Reparations include No Borders

“It’s immoral for the rich to talk about their future children and grandchildren when the children of the Global South are dying now.” – Asad Rehman

Discussions about building fairer and more sustainable political-economic systems have coalesced around a Green New Deal. Most public policy proposals for a Green New Deal in the US, Canada, UK and the EU articulate the need to simultaneously tackle economic inequality, social injustice, and the climate crisis by transforming our extractive and exploitative system towards a low-carbon, feminist, worker and community-controlled care-based society. While a Green New Deal necessarily understands the climate crisis and the crisis of capitalism as interconnected — and not a dichotomy of ‘the environment versus the economy’ — one of its main shortcomings is its bordered scope. As Harpreet Kaur Paul and Dalia Gebrial write: “the Green New Deal has largely been trapped in national imaginations.”

Any Green New Deal that is not internationalist runs the risk of perpetuating climate apartheid and imperialist domination in our warming world. Rich countries must redress the global and asymmetrical dimensions of climate debtunfair trade and financial agreements, military subjugation, vaccine apartheidlabour exploitation, and border securitisation.

It is impossible to think about borders outside the modern nation-state and its entanglements with empire, capitalism, race, caste, gender, sexuality, and ability. Borders are not even fixed lines demarcating territory. Bordering regimes are increasingly layered with drone surveillance, interception of migrant boats, and security controls far beyond states’ territorial limits. From Australia offshoring migrant detention around Oceania to Fortress Europe outsourcing surveillance and interdiction to the Sahel and Middle East, shifting cartographies demarcate our colonial present.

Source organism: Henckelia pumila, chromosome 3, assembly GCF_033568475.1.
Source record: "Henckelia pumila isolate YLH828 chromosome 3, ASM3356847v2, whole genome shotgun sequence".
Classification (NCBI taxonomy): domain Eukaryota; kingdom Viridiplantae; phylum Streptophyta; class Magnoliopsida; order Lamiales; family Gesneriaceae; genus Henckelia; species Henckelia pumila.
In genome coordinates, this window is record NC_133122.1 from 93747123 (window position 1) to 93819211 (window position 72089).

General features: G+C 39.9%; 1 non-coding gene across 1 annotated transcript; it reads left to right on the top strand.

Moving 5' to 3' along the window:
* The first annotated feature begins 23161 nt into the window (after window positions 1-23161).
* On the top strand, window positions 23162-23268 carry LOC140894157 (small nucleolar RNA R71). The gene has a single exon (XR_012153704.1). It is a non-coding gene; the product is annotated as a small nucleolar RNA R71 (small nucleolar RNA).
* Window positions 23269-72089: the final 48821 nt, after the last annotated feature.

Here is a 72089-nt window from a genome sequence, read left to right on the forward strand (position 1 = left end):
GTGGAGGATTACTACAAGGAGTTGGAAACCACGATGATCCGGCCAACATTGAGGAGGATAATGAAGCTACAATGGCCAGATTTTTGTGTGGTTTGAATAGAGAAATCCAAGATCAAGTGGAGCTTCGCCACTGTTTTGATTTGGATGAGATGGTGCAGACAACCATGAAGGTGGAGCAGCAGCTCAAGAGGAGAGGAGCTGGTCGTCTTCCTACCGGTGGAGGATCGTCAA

Perhaps most offensively, when colonial countries panic about ‘border crises’ they position themselves as victims. But the genocide, displacement, and movement of millions of people were unequally structured by colonialism for three centuries, with European settlers in the Americas and Oceania, the transatlantic slave trade from Africa, and imported indentured labourers from Asia. Empire, enslavement, and indentureship are the bedrock of global apartheid today, determining who can live where and under what conditions. Borders are structured to uphold this apartheid.

The freedom to stay and the freedom to move, which is to say no borders, is decolonial reparations and redistribution long due.

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Politics

The Murang’a Factor in the Upcoming Presidential Elections

The Murang’a people are really yet to decide who they are going to vote for as a president. If they have, they are keeping the secret to themselves. Are the Murang’a people prepping themselves this time to vote for one of their own? Can Jimi Wanjigi re-ignite the Murang’a/Matiba popular passion among the GEMA community and re-influence it to vote in a different direction?

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In the last quarter of 2021, I visited Murang’a County twice: In September, we were in Kandiri in Kigumo constituency. We had gone for a church fundraiser and were hosted by the Anglican Church of Kenya’s (ACK), Kahariro parish, Murang’a South diocese. A month later, I was back, this time to Ihi-gaini deep in Kangema constituency for a burial.

The church function attracted politicians: it had to; they know how to sniff such occasions and if not officially invited, they gate-crash them. Church functions, just like funerals, are perfect platforms for politicians to exhibit their presumed piousness, generosity and their closeness to the respective clergy and the bereaved family.

Well, the other reason they were there, is because they had been invited by the Church leadership. During the electioneering period, the Church is not shy to exploit the politicians’ ambitions: they “blackmail” them for money, because they can mobilise ready audiences for the competing politicians. The politicians on the other hand, are very ready to part with cash. This quid pro quo arrangement is usually an unstated agreement between the Church leadership and the politicians.